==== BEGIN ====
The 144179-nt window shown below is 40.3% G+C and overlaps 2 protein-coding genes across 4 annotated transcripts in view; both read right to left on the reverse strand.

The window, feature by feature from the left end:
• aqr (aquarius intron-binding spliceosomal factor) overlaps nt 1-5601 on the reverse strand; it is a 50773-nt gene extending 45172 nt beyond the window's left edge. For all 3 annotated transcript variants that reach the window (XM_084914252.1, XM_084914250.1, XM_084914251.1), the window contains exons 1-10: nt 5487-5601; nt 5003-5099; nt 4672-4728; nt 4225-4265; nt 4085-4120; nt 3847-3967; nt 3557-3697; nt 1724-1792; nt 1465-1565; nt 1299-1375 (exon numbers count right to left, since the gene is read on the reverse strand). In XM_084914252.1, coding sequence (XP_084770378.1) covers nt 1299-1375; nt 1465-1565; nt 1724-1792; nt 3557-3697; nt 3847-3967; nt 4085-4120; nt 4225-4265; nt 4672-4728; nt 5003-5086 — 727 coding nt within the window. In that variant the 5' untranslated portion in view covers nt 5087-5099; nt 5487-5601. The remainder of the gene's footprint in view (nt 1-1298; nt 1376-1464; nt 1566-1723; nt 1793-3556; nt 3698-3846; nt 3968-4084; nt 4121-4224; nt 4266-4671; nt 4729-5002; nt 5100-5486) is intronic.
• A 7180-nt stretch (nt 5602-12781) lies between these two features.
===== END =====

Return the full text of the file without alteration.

The 144179-nt window shown below is 40.3% G+C and overlaps 2 protein-coding genes across 4 annotated transcripts in view; both read right to left on the reverse strand.

The window, feature by feature from the left end:
• aqr (aquarius intron-binding spliceosomal factor) overlaps nt 1-5601 on the reverse strand; it is a 50773-nt gene extending 45172 nt beyond the window's left edge. For all 3 annotated transcript variants that reach the window (XM_084914252.1, XM_084914250.1, XM_084914251.1), the window contains exons 1-10: nt 5487-5601; nt 5003-5099; nt 4672-4728; nt 4225-4265; nt 4085-4120; nt 3847-3967; nt 3557-3697; nt 1724-1792; nt 1465-1565; nt 1299-1375 (exon numbers count right to left, since the gene is read on the reverse strand). In XM_084914252.1, coding sequence (XP_084770378.1) covers nt 1299-1375; nt 1465-1565; nt 1724-1792; nt 3557-3697; nt 3847-3967; nt 4085-4120; nt 4225-4265; nt 4672-4728; nt 5003-5086 — 727 coding nt within the window. In that variant the 5' untranslated portion in view covers nt 5087-5099; nt 5487-5601. The remainder of the gene's footprint in view (nt 1-1298; nt 1376-1464; nt 1566-1723; nt 1793-3556; nt 3698-3846; nt 3968-4084; nt 4121-4224; nt 4266-4671; nt 4729-5002; nt 5100-5486) is intronic.
• A 7180-nt stretch (nt 5602-12781) lies between these two features.